“The remaining distance that we have to walk together will now not defeat us”
The group's shallow well, that is providing both clean, nearby water as well as a source of income.
The Africa Sand Dam Foundation (ASDF), Excellent Development’s partner in south-eastern Kenya, has recently expanded their project area, so Programmes Officer Emma Seal has come to meet the groups and see the result of their ongoing, hard work.
A bouncing, singing mass of Kamba women and men surround the jeep as we pull up at a recently completed sand dam in Mwingi, Kitui county in Kenya. Bright, patterned clothes and headscarves swathe the proffered hands and grinning faces. Everyone is dancing, and with awkward and clumsy moves we join in as directed.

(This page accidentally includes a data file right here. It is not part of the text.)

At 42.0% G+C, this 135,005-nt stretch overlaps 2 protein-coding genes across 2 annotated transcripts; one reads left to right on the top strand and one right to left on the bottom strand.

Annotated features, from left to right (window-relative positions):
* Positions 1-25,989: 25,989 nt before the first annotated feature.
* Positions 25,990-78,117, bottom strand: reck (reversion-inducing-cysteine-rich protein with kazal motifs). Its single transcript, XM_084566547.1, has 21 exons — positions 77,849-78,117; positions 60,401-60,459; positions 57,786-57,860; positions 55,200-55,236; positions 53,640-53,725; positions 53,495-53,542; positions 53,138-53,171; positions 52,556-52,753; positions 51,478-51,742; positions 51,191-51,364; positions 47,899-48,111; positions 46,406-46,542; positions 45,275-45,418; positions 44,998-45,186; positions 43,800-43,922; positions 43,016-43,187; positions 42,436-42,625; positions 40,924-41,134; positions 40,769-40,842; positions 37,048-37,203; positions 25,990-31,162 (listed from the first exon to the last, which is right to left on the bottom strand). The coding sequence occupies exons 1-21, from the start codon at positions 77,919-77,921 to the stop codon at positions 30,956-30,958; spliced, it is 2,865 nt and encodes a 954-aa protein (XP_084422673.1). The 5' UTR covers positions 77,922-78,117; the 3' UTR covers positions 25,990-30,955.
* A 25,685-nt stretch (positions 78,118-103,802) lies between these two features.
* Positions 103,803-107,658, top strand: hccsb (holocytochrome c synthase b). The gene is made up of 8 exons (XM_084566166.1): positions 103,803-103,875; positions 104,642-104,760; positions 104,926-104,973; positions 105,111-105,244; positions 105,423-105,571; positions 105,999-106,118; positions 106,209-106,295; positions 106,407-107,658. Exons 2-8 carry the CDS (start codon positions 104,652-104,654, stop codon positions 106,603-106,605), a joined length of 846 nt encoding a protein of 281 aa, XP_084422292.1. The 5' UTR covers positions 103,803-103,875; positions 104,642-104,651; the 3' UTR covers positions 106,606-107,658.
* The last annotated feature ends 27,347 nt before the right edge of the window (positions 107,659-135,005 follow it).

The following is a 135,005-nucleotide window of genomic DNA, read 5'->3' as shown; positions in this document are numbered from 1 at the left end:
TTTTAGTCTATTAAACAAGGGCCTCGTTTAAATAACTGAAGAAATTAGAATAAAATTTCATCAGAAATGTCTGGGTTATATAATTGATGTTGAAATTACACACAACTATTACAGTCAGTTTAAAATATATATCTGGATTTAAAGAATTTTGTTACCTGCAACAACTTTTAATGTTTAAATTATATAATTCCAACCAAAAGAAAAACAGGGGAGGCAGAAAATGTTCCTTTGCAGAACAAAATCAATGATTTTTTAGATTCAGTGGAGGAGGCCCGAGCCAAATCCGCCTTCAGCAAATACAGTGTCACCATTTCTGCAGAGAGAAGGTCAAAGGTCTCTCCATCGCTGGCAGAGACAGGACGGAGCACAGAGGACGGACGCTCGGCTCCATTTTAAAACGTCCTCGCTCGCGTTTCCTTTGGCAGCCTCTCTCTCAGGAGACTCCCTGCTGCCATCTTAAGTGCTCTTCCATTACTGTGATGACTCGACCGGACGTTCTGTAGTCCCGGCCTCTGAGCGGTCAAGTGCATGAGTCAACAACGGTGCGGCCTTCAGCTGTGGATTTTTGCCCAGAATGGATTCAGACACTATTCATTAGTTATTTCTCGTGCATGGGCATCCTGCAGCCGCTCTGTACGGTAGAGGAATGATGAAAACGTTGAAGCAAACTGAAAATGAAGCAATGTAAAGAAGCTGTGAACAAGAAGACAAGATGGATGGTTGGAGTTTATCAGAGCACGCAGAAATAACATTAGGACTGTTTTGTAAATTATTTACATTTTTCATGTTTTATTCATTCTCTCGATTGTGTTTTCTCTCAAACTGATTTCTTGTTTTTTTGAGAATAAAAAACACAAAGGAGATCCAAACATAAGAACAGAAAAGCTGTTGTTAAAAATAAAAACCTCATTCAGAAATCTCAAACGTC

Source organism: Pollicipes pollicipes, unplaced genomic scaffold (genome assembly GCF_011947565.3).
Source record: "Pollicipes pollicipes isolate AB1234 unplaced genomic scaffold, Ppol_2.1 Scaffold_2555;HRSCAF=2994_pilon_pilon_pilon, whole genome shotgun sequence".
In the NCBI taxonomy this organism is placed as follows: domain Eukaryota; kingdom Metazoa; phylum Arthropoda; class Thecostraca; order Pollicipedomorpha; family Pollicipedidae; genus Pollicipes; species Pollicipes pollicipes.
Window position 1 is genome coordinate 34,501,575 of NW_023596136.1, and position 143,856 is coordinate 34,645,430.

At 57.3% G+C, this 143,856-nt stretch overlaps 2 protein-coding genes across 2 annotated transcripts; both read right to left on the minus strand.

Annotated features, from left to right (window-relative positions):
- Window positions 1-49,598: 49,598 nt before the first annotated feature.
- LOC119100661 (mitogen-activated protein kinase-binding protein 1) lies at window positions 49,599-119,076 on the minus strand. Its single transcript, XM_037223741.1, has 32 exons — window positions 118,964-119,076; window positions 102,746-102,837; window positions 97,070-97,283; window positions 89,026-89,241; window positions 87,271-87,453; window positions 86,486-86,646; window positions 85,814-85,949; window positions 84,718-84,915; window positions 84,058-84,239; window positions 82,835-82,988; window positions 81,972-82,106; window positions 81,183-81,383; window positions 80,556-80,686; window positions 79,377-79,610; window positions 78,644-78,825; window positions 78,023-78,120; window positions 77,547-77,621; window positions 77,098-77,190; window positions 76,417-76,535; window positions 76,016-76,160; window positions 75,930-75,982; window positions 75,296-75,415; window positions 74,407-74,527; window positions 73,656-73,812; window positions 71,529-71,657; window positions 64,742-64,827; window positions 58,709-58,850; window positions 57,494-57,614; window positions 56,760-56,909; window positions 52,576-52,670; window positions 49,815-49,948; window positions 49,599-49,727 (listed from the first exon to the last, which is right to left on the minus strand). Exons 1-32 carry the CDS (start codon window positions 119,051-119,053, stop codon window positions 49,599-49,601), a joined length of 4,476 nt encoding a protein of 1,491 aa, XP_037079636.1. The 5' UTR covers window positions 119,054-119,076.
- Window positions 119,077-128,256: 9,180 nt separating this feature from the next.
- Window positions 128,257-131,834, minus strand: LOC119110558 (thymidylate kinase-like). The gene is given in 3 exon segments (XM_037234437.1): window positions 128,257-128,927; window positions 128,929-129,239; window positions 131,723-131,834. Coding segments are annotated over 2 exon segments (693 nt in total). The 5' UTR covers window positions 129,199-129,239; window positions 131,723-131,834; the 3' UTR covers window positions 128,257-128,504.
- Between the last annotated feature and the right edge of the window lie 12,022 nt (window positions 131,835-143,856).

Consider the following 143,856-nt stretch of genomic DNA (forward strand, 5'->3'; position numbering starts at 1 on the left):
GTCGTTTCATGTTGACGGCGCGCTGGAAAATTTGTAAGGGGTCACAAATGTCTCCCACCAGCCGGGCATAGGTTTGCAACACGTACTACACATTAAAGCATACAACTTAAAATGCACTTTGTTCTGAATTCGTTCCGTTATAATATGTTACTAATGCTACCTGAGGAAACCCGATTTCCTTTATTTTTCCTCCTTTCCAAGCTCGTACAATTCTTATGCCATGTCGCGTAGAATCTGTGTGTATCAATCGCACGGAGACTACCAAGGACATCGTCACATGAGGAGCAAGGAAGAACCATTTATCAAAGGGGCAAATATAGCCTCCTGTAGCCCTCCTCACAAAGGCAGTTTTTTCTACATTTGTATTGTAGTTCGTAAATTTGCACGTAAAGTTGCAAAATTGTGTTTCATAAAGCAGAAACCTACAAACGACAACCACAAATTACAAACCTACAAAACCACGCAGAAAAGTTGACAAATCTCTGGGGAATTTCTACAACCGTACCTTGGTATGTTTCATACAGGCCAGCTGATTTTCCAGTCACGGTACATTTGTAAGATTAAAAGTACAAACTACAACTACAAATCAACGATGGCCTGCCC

Wendo wa Matoki self-help group was formed in 2013 in response to government devolution processes, leading to county government initiatives springing up for community groups. The region is one of the driest in the country, with the small rainfall that does come being washed away with any fertile soil.
We are ushered to sit under the shade of broad acacia tree, and the group members join us. Water has been a problem here for decades, but recent years have been close to impossible, with the only water source located 10km away. Group member Japheth Mwangangi stands and gestures to himself. “I am 73. Even at my age, because of the problem of water that we faced, we had to wake up at 3am to fetch water. You can see the faces of our women shining this much now, but if you came during that time, you could not have known the difference between a young and old lady because of the sleeplessness on their faces.”